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S. Korea's character market on fast growth track
Publication Date : 25-08-2013
Korea’s character industry is rapidly growing on the strength of the nation’s advanced information technology and rise of hallyu (or, "Korean wave".
The government is also promising support for the industry, mainly for the production of animated characters and their licensing.
Market analysts say the character industry can be a model of future business as a company can create tremendous amounts of added value just with a popular character.
There is a market consensus that the character industry will surpass 8 trillion won (US$7.18 billion) this year given the current growth trend.
According to the Korea Creative Content Agency (Kocca), the character industry has increased on average more than 7 per cent annually since 2008.
In 2011, the industry reached 7 trillion won ($6.3 billion), about a 60 per cent increase in just five years, prompting more and more companies to jump into the market. Kocca forecasts 2012 sales will turn out to be about 7.9 trillion won ($7.1 billion).
Kocca officials said the market has become larger as some Korean-made animated characters have started to draw popularity at home and abroad.
The nation earned $392 million in exports of Korean animated characters in 2011, an 107 percent increase from 2006. But the imports of foreign characters decreased by 4 per cent during the same period.
The number of character companies also jumped to 1,711 in 2011 from 1,379 in 2006.
Among popular names like Dalki, Mashimaro and Pucca, the most influential creation of all is undoubtedly Pororo, the little penguin with aviator goggles that is aired in multiple languages across more than 110 countries.
In the character industry, Korea had been on the back burner for a long time due to the lack of infrastructure to compete with leaders in animation and character development, such as United States and Japan.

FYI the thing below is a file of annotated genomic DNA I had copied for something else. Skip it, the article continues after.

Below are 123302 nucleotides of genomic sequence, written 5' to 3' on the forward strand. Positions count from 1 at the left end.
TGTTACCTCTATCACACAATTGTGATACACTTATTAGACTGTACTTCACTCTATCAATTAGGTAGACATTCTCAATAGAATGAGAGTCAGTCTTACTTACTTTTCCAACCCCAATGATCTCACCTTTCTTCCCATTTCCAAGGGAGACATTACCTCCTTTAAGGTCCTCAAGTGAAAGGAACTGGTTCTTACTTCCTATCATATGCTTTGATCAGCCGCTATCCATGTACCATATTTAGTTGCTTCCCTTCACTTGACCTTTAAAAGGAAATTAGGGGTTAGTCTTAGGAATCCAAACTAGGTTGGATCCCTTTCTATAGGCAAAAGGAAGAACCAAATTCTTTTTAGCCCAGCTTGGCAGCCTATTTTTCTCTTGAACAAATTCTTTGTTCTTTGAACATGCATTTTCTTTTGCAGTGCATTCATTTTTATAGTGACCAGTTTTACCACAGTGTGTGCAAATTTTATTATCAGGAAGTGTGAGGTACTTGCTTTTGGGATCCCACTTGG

The United States, since Mickey Mouse was first introduced by Walt Disney in 1928, has successfully marketed over 1,000 different characters and maintains a market that’s valued at nearly 50 trillion won ($44.5 billion).
Japan, also a dominant figure in the character business, followed the promising road taken by the United States. Japanese animation, or “anime,” now controls about 70 per cent of the animation market and the country produces about 13 trillion won worth of economic value from the industry every year.
The possibility of Korea establishing a presence in the character industry was hinted at in 1983 with the release of the animation “Baby Dinosaur Dooly” which gained popularity and spread to the production of toys, stationery, apparel and electronics, but the market in general did not materialise.
But as one of the forerunners of IT and game development, Korea eventually made progress in designing original characters within the nation’s gaming industry and, combined with the infrastructure for animation, laid the groundwork for a fully operative character industry.
Analysts from Kocca said the expansion of the character market will have a positive effect on the nation’s overall industry as it fosters small traders and enterprisers, helping create jobs.